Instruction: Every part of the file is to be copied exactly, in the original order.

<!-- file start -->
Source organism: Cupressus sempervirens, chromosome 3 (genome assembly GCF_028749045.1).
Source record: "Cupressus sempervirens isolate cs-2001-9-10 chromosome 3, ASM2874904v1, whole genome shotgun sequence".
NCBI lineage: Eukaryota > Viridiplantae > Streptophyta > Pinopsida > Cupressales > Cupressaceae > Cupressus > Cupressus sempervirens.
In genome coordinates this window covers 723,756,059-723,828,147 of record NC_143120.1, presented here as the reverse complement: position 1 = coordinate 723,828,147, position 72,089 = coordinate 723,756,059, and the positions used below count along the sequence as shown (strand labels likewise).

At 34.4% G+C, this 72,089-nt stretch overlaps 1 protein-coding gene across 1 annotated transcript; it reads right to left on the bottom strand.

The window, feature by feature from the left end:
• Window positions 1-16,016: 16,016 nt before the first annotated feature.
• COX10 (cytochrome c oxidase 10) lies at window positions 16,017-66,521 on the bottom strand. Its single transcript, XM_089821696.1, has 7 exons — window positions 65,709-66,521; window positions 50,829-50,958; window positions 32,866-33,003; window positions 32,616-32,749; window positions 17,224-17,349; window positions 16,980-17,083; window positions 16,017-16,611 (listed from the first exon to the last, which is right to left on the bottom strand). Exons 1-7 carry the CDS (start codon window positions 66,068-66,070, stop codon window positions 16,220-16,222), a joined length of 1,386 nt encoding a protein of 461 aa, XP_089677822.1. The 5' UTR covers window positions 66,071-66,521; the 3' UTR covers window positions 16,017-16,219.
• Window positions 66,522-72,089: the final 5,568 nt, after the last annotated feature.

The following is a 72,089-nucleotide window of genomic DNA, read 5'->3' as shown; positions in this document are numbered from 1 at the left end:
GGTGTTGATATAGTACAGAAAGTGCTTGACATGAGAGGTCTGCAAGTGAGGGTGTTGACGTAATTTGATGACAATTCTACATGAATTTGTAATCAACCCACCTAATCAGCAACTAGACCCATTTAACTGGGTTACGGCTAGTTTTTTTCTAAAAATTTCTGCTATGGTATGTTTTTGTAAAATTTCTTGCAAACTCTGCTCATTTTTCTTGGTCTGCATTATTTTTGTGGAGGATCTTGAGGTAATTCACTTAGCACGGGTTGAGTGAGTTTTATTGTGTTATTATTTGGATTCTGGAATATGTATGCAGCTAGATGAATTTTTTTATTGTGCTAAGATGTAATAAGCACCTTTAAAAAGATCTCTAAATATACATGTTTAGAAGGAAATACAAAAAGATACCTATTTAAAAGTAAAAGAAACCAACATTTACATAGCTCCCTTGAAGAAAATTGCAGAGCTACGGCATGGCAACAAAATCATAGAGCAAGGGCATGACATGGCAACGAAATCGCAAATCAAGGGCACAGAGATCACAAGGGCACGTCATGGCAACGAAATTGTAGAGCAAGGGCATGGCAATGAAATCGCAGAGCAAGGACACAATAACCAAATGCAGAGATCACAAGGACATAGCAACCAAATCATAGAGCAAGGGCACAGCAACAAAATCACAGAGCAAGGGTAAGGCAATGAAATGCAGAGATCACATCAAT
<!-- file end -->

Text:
Source organism: Cupressus sempervirens, chromosome 3 (genome assembly GCF_028749045.1).
Source record: "Cupressus sempervirens isolate cs-2001-9-10 chromosome 3, ASM2874904v1, whole genome shotgun sequence".
NCBI lineage: Eukaryota > Viridiplantae > Streptophyta > Pinopsida > Cupressales > Cupressaceae > Cupressus > Cupressus sempervirens.
In genome coordinates this window covers 723,756,059-723,828,147 of record NC_143120.1, presented here as the reverse complement: position 1 = coordinate 723,828,147, position 72,089 = coordinate 723,756,059, and the positions used below count along the sequence as shown (strand labels likewise).

At 34.4% G+C, this 72,089-nt stretch overlaps 1 protein-coding gene across 1 annotated transcript; it reads right to left on the bottom strand.

The window, feature by feature from the left end:
• Window positions 1-16,016: 16,016 nt before the first annotated feature.
• COX10 (cytochrome c oxidase 10) lies at window positions 16,017-66,521 on the bottom strand. Its single transcript, XM_089821696.1, has 7 exons — window positions 65,709-66,521; window positions 50,829-50,958; window positions 32,866-33,003; window positions 32,616-32,749; window positions 17,224-17,349; window positions 16,980-17,083; window positions 16,017-16,611 (listed from the first exon to the last, which is right to left on the bottom strand). Exons 1-7 carry the CDS (start codon window positions 66,068-66,070, stop codon window positions 16,220-16,222), a joined length of 1,386 nt encoding a protein of 461 aa, XP_089677822.1. The 5' UTR covers window positions 66,071-66,521; the 3' UTR covers window positions 16,017-16,219.
• Window positions 66,522-72,089: the final 5,568 nt, after the last annotated feature.

The following is a 72,089-nucleotide window of genomic DNA, read 5'->3' as shown; positions in this document are numbered from 1 at the left end:
GGTGTTGATATAGTACAGAAAGTGCTTGACATGAGAGGTCTGCAAGTGAGGGTGTTGACGTAATTTGATGACAATTCTACATGAATTTGTAATCAACCCACCTAATCAGCAACTAGACCCATTTAACTGGGTTACGGCTAGTTTTTTTCTAAAAATTTCTGCTATGGTATGTTTTTGTAAAATTTCTTGCAAACTCTGCTCATTTTTCTTGGTCTGCATTATTTTTGTGGAGGATCTTGAGGTAATTCACTTAGCACGGGTTGAGTGAGTTTTATTGTGTTATTATTTGGATTCTGGAATATGTATGCAGCTAGATGAATTTTTTTATTGTGCTAAGATGTAATAAGCACCTTTAAAAAGATCTCTAAATATACATGTTTAGAAGGAAATACAAAAAGATACCTATTTAAAAGTAAAAGAAACCAACATTTACATAGCTCCCTTGAAGAAAATTGCAGAGCTACGGCATGGCAACAAAATCATAGAGCAAGGGCATGACATGGCAACGAAATCGCAAATCAAGGGCACAGAGATCACAAGGGCACGTCATGGCAACGAAATTGTAGAGCAAGGGCATGGCAATGAAATCGCAGAGCAAGGACACAATAACCAAATGCAGAGATCACAAGGACATAGCAACCAAATCATAGAGCAAGGGCACAGCAACAAAATCACAGAGCAAGGGTAAGGCAATGAAATGCAGAGATCACATCAAT